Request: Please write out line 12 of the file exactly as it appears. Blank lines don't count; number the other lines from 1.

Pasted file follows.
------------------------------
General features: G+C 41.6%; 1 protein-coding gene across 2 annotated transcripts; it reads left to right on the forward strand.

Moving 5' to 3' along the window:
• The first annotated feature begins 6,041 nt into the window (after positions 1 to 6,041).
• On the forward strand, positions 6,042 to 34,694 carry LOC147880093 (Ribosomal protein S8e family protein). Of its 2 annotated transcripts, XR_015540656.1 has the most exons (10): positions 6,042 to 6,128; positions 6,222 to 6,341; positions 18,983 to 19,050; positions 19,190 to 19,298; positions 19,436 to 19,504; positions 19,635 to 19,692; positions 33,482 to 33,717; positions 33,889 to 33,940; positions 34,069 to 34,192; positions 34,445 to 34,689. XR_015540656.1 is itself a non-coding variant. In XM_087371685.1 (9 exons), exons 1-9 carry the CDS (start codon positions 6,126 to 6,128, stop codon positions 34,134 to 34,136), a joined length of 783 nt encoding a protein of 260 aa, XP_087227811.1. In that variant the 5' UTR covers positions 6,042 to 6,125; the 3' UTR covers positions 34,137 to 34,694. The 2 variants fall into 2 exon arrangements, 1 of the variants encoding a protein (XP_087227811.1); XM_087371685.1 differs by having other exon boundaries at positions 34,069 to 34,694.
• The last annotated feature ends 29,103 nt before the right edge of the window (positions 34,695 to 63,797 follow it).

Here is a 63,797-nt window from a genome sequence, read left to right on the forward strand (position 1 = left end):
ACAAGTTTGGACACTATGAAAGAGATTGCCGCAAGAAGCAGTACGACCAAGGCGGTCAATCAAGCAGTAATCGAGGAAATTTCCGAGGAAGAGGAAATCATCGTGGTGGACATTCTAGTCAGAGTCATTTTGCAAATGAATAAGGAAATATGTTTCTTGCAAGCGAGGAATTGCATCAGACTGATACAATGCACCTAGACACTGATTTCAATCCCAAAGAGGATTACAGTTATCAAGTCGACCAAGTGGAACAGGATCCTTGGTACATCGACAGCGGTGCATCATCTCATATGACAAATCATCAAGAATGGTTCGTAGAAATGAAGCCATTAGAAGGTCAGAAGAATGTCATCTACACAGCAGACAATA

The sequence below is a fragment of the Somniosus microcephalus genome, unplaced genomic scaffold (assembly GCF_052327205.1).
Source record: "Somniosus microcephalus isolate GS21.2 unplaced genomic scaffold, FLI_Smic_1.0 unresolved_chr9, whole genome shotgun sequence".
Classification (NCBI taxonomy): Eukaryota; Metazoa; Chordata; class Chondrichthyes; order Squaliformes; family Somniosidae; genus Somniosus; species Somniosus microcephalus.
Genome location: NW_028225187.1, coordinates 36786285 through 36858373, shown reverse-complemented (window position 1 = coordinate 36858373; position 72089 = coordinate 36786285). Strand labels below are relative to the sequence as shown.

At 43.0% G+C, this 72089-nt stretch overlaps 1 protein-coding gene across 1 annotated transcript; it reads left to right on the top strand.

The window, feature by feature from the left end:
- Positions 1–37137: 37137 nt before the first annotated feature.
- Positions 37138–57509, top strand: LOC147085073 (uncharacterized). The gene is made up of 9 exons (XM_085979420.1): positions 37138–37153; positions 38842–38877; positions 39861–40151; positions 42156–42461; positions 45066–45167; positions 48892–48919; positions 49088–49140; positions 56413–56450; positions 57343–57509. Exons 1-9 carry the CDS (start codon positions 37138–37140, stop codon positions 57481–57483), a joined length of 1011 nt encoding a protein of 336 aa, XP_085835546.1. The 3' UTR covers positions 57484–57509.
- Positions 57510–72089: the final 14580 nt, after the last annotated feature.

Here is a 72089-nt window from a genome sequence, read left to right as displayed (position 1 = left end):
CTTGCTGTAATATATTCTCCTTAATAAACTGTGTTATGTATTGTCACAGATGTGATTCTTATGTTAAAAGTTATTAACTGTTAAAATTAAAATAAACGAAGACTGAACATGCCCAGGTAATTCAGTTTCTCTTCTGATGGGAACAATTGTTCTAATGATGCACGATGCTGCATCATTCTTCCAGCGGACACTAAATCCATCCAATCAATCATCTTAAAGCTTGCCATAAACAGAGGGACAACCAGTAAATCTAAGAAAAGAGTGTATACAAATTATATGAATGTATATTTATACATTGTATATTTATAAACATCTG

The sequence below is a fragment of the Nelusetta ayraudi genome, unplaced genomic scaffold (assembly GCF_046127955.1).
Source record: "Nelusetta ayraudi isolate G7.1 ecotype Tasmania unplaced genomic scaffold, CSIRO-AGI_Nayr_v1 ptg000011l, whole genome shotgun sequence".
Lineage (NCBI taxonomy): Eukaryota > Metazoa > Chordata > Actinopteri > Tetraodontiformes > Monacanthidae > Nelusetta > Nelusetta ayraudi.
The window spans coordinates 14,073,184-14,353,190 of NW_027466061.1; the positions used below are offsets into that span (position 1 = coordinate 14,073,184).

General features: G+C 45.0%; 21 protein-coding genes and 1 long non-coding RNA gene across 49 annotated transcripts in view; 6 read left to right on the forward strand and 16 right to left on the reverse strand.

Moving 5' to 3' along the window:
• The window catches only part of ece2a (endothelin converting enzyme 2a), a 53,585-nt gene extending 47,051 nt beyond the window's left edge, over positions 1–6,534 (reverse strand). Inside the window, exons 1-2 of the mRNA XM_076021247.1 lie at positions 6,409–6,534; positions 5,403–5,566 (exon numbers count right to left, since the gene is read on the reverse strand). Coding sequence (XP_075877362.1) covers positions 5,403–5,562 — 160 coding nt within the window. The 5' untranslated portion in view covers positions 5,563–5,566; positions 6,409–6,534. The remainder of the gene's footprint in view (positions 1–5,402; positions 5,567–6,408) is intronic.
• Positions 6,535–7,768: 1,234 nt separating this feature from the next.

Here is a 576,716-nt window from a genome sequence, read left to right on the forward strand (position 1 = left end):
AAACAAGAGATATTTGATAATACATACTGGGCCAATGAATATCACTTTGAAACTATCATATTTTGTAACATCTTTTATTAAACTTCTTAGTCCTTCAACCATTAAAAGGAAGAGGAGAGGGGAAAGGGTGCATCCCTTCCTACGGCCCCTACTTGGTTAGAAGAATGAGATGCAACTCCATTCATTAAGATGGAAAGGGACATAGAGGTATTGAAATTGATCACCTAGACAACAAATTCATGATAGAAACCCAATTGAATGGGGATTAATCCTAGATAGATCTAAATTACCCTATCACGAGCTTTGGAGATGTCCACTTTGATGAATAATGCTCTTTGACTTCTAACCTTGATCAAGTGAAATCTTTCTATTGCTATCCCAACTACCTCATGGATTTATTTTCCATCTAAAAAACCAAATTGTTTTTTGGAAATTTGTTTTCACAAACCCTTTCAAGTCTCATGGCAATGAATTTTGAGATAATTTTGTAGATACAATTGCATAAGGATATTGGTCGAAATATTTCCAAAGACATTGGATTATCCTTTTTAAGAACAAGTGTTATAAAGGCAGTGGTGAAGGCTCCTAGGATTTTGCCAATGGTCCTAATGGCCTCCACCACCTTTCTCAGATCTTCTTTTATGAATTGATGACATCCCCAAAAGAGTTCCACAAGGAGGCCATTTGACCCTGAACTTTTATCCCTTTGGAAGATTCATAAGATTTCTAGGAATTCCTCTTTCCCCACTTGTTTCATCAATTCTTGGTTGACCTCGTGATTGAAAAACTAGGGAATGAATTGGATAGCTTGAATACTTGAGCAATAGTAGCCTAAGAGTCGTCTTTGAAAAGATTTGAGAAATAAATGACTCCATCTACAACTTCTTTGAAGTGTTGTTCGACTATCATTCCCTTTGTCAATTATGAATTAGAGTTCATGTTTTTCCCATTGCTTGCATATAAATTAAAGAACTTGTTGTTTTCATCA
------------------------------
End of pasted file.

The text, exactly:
At 43.0% G+C, this 72089-nt stretch overlaps 1 protein-coding gene across 1 annotated transcript; it reads left to right on the top strand.